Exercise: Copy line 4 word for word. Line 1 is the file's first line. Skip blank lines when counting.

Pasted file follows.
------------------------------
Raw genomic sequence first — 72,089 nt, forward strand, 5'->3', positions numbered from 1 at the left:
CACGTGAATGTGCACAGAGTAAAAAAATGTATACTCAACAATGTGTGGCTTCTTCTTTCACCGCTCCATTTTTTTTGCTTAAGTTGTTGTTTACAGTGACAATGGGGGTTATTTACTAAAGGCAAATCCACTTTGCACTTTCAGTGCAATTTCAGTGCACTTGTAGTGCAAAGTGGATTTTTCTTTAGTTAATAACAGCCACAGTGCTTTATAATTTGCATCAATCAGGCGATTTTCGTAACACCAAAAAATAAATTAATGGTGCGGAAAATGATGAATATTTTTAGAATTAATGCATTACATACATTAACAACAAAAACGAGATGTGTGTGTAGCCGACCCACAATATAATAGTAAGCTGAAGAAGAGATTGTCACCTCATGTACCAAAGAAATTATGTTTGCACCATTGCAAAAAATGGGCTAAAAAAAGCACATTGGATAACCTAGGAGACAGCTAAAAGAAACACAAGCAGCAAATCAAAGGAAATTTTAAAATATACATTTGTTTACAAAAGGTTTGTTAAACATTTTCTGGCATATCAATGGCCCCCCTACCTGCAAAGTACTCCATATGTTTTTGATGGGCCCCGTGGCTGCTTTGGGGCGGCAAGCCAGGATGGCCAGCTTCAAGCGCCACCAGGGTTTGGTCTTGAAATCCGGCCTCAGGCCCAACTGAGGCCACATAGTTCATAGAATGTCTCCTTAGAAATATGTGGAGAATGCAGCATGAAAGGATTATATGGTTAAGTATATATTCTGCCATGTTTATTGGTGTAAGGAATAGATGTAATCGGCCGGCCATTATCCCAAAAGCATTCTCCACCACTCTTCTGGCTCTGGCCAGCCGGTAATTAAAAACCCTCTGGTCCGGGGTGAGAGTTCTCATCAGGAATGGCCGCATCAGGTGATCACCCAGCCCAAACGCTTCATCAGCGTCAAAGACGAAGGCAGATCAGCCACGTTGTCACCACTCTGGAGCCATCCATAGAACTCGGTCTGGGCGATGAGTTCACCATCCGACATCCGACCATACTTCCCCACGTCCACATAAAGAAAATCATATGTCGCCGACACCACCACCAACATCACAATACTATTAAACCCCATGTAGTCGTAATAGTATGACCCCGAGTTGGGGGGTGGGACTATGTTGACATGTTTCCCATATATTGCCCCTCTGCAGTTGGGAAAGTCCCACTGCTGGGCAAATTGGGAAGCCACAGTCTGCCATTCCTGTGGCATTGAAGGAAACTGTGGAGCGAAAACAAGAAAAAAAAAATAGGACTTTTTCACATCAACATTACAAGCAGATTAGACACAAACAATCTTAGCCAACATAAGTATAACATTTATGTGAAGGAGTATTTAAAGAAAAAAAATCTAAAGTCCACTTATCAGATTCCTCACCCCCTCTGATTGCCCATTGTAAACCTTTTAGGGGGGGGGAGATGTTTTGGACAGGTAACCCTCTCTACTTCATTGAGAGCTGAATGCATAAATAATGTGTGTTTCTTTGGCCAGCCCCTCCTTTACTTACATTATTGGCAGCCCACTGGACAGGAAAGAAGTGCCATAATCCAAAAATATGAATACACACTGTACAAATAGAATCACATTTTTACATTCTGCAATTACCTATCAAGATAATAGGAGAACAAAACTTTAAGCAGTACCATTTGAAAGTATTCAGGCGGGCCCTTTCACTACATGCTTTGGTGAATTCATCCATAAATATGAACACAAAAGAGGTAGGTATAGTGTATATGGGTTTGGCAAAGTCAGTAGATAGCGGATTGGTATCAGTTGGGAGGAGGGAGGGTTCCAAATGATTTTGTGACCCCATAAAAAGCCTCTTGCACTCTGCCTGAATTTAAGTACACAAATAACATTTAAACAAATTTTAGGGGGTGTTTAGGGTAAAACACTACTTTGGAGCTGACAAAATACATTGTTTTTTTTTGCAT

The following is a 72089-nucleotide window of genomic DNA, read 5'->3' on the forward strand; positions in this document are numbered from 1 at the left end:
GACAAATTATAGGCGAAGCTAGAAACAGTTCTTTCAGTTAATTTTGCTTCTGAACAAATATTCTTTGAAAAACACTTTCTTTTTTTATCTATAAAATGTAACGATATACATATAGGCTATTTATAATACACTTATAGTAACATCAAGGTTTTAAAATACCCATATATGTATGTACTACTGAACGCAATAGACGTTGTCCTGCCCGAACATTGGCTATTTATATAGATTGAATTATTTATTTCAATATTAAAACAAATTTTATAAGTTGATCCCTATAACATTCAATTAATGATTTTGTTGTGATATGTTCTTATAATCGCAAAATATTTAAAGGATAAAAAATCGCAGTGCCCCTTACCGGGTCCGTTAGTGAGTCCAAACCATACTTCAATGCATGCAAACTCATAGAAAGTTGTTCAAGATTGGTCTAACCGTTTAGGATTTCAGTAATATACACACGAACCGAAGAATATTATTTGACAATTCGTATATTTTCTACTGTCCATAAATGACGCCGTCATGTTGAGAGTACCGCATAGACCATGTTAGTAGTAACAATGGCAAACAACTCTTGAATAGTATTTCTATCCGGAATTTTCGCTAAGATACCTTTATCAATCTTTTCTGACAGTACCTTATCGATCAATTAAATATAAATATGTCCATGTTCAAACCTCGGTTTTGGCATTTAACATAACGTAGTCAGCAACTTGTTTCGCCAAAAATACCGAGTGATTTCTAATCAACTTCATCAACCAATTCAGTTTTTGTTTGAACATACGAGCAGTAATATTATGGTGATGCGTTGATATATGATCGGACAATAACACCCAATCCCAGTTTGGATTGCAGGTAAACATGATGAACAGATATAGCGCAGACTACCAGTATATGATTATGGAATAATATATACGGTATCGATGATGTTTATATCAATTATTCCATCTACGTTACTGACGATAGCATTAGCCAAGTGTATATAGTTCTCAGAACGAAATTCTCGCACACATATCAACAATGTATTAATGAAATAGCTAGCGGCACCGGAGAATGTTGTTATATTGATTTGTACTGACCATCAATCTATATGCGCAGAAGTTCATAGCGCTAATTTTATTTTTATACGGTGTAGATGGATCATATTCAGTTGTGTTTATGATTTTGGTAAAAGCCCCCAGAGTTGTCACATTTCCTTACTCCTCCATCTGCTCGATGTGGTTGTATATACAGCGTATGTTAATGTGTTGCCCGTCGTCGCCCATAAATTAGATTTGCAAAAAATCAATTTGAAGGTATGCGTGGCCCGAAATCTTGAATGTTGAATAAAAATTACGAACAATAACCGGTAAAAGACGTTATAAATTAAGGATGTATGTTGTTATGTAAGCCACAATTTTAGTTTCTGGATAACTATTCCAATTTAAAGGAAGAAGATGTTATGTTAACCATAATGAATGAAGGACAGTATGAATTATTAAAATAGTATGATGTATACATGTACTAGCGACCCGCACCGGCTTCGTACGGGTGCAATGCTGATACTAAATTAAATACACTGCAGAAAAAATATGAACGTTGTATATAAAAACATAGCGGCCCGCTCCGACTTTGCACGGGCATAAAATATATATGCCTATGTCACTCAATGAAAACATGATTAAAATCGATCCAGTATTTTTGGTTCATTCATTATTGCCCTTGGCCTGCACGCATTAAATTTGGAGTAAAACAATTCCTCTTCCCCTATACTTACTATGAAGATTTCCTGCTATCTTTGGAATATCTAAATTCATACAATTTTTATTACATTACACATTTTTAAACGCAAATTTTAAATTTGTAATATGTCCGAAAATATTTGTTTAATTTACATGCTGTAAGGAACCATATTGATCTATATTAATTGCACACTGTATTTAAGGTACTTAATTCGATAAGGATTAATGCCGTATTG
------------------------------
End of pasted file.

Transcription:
GACAAATTATAGGCGAAGCTAGAAACAGTTCTTTCAGTTAATTTTGCTTCTGAACAAATATTCTTTGAAAAACACTTTCTTTTTTTATCTATAAAATGTAACGATATACATATAGGCTATTTATAATACACTTATAGTAACATCAAGGTTTTAAAATACCCATATATGTATGTACTACTGAACGCAATAGACGTTGTCCTGCCCGAACATTGGCTATTTATATAGATTGAATTATTTATTTCAATATTAAAACAAATTTTATAAGTTGATCCCTATAACATTCAATTAATGATTTTGTTGTGATATGTTCTTATAATCGCAAAATATTTAAAGGATAAAAAATCGCAGTGCCCCTTACCGGGTCCGTTAGTGAGTCCAAACCATACTTCAATGCATGCAAACTCATAGAAAGTTGTTCAAGATTGGTCTAACCGTTTAGGATTTCAGTAATATACACACGAACCGAAGAATATTATTTGACAATTCGTATATTTTCTACTGTCCATAAATGACGCCGTCATGTTGAGAGTACCGCATAGACCATGTTAGTAGTAACAATGGCAAACAACTCTTGAATAGTATTTCTATCCGGAATTTTCGCTAAGATACCTTTATCAATCTTTTCTGACAGTACCTTATCGATCAATTAAATATAAATATGTCCATGTTCAAACCTCGGTTTTGGCATTTAACATAACGTAGTCAGCAACTTGTTTCGCCAAAAATACCGAGTGATTTCTAATCAACTTCATCAACCAATTCAGTTTTTGTTTGAACATACGAGCAGTAATATTATGGTGATGCGTTGATATATGATCGGACAATAACACCCAATCCCAGTTTGGATTGCAGGTAAACATGATGAACAGATATAGCGCAGACTACCAGTATATGATTATGGAATAATATATACGGTATCGATGATGTTTATATCAATTATTCCATCTACGTTACTGACGATAGCATTAGCCAAGTGTATATAGTTCTCAGAACGAAATTCTCGCACACATATCAACAATGTATTAATGAAATAGCTAGCGGCACCGGAGAATGTTGTTATATTGATTTGTACTGACCATCAATCTATATGCGCAGAAGTTCATAGCGCTAATTTTATTTTTATACGGTGTAGATGGATCATATTCAGTTGTGTTTATGATTTTGGTAAAAGCCCCCAGAGTTGTCACATTTCCTTACTCCTCCATCTGCTCGATGTGGTTGTATATACAGCGTATGTTAATGTGTTGCCCGTCGTCGCCCATAAATTAGATTTGCAAAAAATCAATTTGAAGGTATGCGTGGCCCGAAATCTTGAATGTTGAATAAAAATTACGAACAATAACCGGTAAAAGACGTTATAAATTAAGGATGTATGTTGTTATGTAAGCCACAATTTTAGTTTCTGGATAACTATTCCAATTTAAAGGAAGAAGATGTTATGTTAACCATAATGAATGAAGGACAGTATGAATTATTAAAATAGTATGATGTATACATGTACTAGCGACCCGCACCGGCTTCGTACGGGTGCAATGCTGATACTAAATTAAATACACTGCAGAAAAAATATGAACGTTGTATATAAAAACATAGCGGCCCGCTCCGACTTTGCACGGGCATAAAATATATATGCCTATGTCACTCAATGAAAACATGATTAAAATCGATCCAGTATTTTTGGTTCATTCATTATTGCCCTTGGCCTGCACGCATTAAATTTGGAGTAAAACAATTCCTCTTCCCCTATACTTACTATGAAGATTTCCTGCTATCTTTGGAATATCTAAATTCATACAATTTTTATTACATTACACATTTTTAAACGCAAATTTTAAATTTGTAATATGTCCGAAAATATTTGTTTAATTTACATGCTGTAAGGAACCATATTGATCTATATTAATTGCACACTGTATTTAAGGTACTTAATTCGATAAGGATTAATGCCGTATTG